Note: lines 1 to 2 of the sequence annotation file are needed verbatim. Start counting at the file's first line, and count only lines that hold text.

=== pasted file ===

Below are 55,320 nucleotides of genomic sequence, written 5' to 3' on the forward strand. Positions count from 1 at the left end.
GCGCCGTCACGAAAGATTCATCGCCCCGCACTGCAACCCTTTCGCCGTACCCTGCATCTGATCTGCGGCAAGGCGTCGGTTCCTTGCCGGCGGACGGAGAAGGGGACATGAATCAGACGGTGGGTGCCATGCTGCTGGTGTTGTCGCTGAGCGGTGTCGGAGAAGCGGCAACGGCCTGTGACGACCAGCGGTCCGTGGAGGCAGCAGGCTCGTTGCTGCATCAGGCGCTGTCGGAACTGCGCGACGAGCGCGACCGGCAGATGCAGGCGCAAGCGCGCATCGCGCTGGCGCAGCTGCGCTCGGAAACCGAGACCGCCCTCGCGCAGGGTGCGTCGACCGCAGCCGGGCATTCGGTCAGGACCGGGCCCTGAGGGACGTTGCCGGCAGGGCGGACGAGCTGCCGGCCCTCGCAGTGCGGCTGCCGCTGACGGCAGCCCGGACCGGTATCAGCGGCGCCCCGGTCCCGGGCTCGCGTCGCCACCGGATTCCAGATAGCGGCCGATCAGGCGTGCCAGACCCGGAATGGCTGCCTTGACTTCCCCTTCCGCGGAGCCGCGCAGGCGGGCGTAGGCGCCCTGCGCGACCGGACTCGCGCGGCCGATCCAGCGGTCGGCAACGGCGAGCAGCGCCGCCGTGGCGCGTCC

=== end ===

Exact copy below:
Below are 55,320 nucleotides of genomic sequence, written 5' to 3' on the forward strand. Positions count from 1 at the left end.
GCGCCGTCACGAAAGATTCATCGCCCCGCACTGCAACCCTTTCGCCGTACCCTGCATCTGATCTGCGGCAAGGCGTCGGTTCCTTGCCGGCGGACGGAGAAGGGGACATGAATCAGACGGTGGGTGCCATGCTGCTGGTGTTGTCGCTGAGCGGTGTCGGAGAAGCGGCAACGGCCTGTGACGACCAGCGGTCCGTGGAGGCAGCAGGCTCGTTGCTGCATCAGGCGCTGTCGGAACTGCGCGACGAGCGCGACCGGCAGATGCAGGCGCAAGCGCGCATCGCGCTGGCGCAGCTGCGCTCGGAAACCGAGACCGCCCTCGCGCAGGGTGCGTCGACCGCAGCCGGGCATTCGGTCAGGACCGGGCCCTGAGGGACGTTGCCGGCAGGGCGGACGAGCTGCCGGCCCTCGCAGTGCGGCTGCCGCTGACGGCAGCCCGGACCGGTATCAGCGGCGCCCCGGTCCCGGGCTCGCGTCGCCACCGGATTCCAGATAGCGGCCGATCAGGCGTGCCAGACCCGGAATGGCTGCCTTGACTTCCCCTTCCGCGGAGCCGCGCAGGCGGGCGTAGGCGCCCTGCGCGACCGGACTCGCGCGGCCGATCCAGCGGTCGGCAACGGCGAGCAGCGCCGCCGTGGCGCGTCC